Several HTML elements format text to help website visitors and search engine crawlers easily identify important portions of your content.
But can these elements have an impact on your rankings in search?
Continue reading to learn if text formatting is a Google ranking factor.
The Claim: Text Formatting As A Ranking Factor
You can use HTML elements to format text in various ways; for example:
- Bold text using <b>.
- Indicate strong importance, seriousness, or urgency using <strong>.
- Italicize text using <i>.
- Indicate emphasis and meaning using <em>.
- Underline text using <u>.
<em> and <strong> differ from <b> and <i>, as the former indicate semantic importance while the latter are styles that indicate how the words appear on the screen.
That is an important distinction we’ll dig into later.
Some believe that using HTML elements to highlight specific words for Google can directly impact how the webpage ranks for those keywords.
But are they right?
The Evidence For Text Formatting As A Ranking Factor
Google’s Matt Cutts seemed to indicate in a 2013 Google Search Central video that HTML text formatting is a ranking factor.
Or did he?
A viewer had asked, “In terms of SEO, what is the difference between <strong> tag and <b> tag for emphasis on certain words of text?”
Cutts noted that he had answered this question before, in 2006, and didn’t think the answer had changed.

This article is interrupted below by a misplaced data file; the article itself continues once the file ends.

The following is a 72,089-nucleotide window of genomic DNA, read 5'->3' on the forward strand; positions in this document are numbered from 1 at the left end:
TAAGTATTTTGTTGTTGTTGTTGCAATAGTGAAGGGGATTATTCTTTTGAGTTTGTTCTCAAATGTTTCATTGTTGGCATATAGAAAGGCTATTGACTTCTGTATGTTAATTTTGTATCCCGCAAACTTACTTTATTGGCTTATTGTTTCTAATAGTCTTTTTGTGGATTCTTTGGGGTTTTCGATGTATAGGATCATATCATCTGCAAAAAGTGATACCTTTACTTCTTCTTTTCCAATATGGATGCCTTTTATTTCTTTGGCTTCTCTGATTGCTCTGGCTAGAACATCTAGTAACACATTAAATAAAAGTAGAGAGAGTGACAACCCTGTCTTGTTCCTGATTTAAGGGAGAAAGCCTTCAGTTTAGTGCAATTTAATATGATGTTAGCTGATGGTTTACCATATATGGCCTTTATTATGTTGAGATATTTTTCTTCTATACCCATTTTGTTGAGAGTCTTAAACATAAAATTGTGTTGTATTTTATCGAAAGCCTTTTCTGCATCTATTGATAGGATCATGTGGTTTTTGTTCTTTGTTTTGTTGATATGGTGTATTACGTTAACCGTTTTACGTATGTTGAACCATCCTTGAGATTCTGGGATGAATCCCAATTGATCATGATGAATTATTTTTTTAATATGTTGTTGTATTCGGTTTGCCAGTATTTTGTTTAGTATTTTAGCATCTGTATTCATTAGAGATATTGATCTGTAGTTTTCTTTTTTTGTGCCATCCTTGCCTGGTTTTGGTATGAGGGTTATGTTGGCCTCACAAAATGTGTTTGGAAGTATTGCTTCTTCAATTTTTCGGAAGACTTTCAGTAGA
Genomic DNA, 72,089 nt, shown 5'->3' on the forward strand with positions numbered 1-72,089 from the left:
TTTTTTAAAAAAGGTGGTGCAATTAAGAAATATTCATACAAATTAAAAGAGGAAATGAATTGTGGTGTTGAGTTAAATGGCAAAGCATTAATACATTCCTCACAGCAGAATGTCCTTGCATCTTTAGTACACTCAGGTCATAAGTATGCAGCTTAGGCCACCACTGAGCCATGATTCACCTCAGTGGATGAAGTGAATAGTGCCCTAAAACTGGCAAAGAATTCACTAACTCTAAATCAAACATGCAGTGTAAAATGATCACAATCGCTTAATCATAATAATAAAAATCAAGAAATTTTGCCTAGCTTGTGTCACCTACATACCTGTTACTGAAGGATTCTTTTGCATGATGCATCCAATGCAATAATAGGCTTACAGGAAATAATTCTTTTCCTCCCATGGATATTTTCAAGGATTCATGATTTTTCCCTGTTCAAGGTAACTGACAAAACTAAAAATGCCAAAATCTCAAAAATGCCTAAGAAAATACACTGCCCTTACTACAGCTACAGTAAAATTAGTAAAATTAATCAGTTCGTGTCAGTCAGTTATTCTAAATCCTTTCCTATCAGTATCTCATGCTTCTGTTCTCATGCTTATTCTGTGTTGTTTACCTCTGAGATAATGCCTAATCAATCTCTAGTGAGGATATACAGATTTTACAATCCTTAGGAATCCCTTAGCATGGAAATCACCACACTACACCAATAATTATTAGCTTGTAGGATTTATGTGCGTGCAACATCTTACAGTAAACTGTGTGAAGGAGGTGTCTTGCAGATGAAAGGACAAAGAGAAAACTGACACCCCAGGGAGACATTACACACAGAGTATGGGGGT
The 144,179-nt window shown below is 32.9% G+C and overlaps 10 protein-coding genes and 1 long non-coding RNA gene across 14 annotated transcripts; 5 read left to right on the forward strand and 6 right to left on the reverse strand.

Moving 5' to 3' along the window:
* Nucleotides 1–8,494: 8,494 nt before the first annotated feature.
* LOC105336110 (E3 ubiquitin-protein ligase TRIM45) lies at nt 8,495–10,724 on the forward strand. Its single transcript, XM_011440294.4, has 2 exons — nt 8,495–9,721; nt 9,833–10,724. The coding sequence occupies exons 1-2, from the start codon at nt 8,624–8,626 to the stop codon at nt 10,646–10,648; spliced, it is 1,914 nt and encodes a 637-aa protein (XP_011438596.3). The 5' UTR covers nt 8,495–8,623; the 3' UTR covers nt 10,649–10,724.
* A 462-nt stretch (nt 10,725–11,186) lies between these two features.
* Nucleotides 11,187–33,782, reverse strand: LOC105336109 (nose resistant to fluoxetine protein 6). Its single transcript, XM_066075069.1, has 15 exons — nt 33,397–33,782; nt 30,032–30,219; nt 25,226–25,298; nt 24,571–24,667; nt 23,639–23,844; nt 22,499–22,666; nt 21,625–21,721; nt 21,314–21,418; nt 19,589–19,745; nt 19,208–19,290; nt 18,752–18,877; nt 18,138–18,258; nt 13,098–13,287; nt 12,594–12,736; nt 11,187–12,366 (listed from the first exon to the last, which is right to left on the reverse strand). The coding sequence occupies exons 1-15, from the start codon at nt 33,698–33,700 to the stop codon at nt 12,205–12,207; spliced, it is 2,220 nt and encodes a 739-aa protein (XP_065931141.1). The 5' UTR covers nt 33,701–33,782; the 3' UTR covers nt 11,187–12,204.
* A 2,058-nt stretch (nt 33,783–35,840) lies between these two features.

“Back then, whenever we checked, <strong> and <b> were treated the exact same in terms of ranking and scoring and how they’re indexed and all that sort of stuff.
Likewise, there’s also the <em> and the <i> that stands for italics, and those were treated exactly the same.
You could use either one, and it wouldn’t make a difference in terms of Google ranking.”
A Google patent awarded in 2014 also suggests that ranking algorithms give bolded/italicized text extra weight:
“One existing document quality measurement technique calculates an Information Retrieval (IR) score that is a measure of how relevant a document is to a search query.
The IR score can be weighted in various ways. For example, matches in a document’s title might be weighted more than matches in a footer.
Similarly, matches in text that is of larger font or bolded or italicized may be weighted more than matches in normal text.”
Of course, not everything that Google patents get used in algorithms.
The Evidence Against Text Formatting As A Ranking Factor
In the earlier-referenced video, Cutts is saying Google treats the two types of HTML elements the same from a ranking perspective.
He doesn’t say whether they impact ranking at all. It could be that they equally have no impact.
Google has never confirmed or denied HTML formatting as a ranking factor.
In the Google developer documentation style guide, Google offers advice on HTML and semantic tagging. Specifically, you shouldn’t use HTML elements for visual formatting.
“The <em> element indicates emphasis, not italics as such. Don’t use it to italicize something that isn’t meant to be emphasized; instead, use <i> for non-emphasis italics.
The <strong> element indicates strong importance, not bold as such. To bold a word that doesn’t merit strong importance, use the <b> element.”
This suggests that tags like <em> and <strong> are important for understanding pages.
John Mueller responded to a tweeted question about bold text in particular in 2017, but again, the response is somewhat ambiguous and open to interpretation:
“You’ll probably get more out of bolding text for human users / usability in the end. Bots might like, but they’re not going to buy anything.”